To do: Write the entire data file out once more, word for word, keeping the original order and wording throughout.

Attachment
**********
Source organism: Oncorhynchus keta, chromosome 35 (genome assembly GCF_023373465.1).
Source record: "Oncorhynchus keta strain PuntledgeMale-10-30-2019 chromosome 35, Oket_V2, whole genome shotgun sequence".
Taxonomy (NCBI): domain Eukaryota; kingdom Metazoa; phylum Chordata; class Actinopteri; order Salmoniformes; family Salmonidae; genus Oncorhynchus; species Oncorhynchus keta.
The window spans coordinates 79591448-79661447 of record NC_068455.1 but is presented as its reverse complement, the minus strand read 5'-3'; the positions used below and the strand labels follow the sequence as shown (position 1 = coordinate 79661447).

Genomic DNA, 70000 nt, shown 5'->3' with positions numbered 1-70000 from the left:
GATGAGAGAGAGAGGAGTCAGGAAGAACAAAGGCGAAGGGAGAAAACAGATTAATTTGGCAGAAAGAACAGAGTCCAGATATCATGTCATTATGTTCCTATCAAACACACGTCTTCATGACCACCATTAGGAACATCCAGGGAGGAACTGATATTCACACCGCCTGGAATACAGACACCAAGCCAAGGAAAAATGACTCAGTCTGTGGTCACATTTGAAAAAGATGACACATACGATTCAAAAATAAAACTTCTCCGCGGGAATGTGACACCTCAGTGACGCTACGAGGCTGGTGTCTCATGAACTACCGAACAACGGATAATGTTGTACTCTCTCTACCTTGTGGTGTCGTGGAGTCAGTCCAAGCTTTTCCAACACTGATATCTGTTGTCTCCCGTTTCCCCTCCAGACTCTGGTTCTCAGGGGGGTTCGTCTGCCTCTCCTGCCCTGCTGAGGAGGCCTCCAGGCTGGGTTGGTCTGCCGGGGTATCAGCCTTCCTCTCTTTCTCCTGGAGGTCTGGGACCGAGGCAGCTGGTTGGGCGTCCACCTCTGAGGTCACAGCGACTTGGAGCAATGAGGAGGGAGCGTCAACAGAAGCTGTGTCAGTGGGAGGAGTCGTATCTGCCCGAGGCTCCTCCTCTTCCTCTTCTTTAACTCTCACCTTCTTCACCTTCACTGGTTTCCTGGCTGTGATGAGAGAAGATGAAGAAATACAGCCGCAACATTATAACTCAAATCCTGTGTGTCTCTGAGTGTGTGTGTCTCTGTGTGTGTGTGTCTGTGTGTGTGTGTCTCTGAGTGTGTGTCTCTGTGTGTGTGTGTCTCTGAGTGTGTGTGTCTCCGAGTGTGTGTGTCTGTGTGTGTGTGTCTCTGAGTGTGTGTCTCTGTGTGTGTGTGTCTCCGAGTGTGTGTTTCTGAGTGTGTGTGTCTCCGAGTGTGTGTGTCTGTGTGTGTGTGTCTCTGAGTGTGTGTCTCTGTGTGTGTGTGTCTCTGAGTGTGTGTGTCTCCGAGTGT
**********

Source organism: Oncorhynchus keta, chromosome 35 (genome assembly GCF_023373465.1).
Source record: "Oncorhynchus keta strain PuntledgeMale-10-30-2019 chromosome 35, Oket_V2, whole genome shotgun sequence".
Taxonomy (NCBI): domain Eukaryota; kingdom Metazoa; phylum Chordata; class Actinopteri; order Salmoniformes; family Salmonidae; genus Oncorhynchus; species Oncorhynchus keta.
The window spans coordinates 79591448-79661447 of record NC_068455.1 but is presented as its reverse complement, the minus strand read 5'-3'; the positions used below and the strand labels follow the sequence as shown (position 1 = coordinate 79661447).

Genomic DNA, 70000 nt, shown 5'->3' with positions numbered 1-70000 from the left:
GATGAGAGAGAGAGGAGTCAGGAAGAACAAAGGCGAAGGGAGAAAACAGATTAATTTGGCAGAAAGAACAGAGTCCAGATATCATGTCATTATGTTCCTATCAAACACACGTCTTCATGACCACCATTAGGAACATCCAGGGAGGAACTGATATTCACACCGCCTGGAATACAGACACCAAGCCAAGGAAAAATGACTCAGTCTGTGGTCACATTTGAAAAAGATGACACATACGATTCAAAAATAAAACTTCTCCGCGGGAATGTGACACCTCAGTGACGCTACGAGGCTGGTGTCTCATGAACTACCGAACAACGGATAATGTTGTACTCTCTCTACCTTGTGGTGTCGTGGAGTCAGTCCAAGCTTTTCCAACACTGATATCTGTTGTCTCCCGTTTCCCCTCCAGACTCTGGTTCTCAGGGGGGTTCGTCTGCCTCTCCTGCCCTGCTGAGGAGGCCTCCAGGCTGGGTTGGTCTGCCGGGGTATCAGCCTTCCTCTCTTTCTCCTGGAGGTCTGGGACCGAGGCAGCTGGTTGGGCGTCCACCTCTGAGGTCACAGCGACTTGGAGCAATGAGGAGGGAGCGTCAACAGAAGCTGTGTCAGTGGGAGGAGTCGTATCTGCCCGAGGCTCCTCCTCTTCCTCTTCTTTAACTCTCACCTTCTTCACCTTCACTGGTTTCCTGGCTGTGATGAGAGAAGATGAAGAAATACAGCCGCAACATTATAACTCAAATCCTGTGTGTCTCTGAGTGTGTGTGTCTCTGTGTGTGTGTGTCTGTGTGTGTGTGTCTCTGAGTGTGTGTCTCTGTGTGTGTGTGTCTCTGAGTGTGTGTGTCTCCGAGTGTGTGTGTCTGTGTGTGTGTGTCTCTGAGTGTGTGTCTCTGTGTGTGTGTGTCTCCGAGTGTGTGTTTCTGAGTGTGTGTGTCTCCGAGTGTGTGTGTCTGTGTGTGTGTGTCTCTGAGTGTGTGTCTCTGTGTGTGTGTGTCTCTGAGTGTGTGTGTCTCCGAGTGT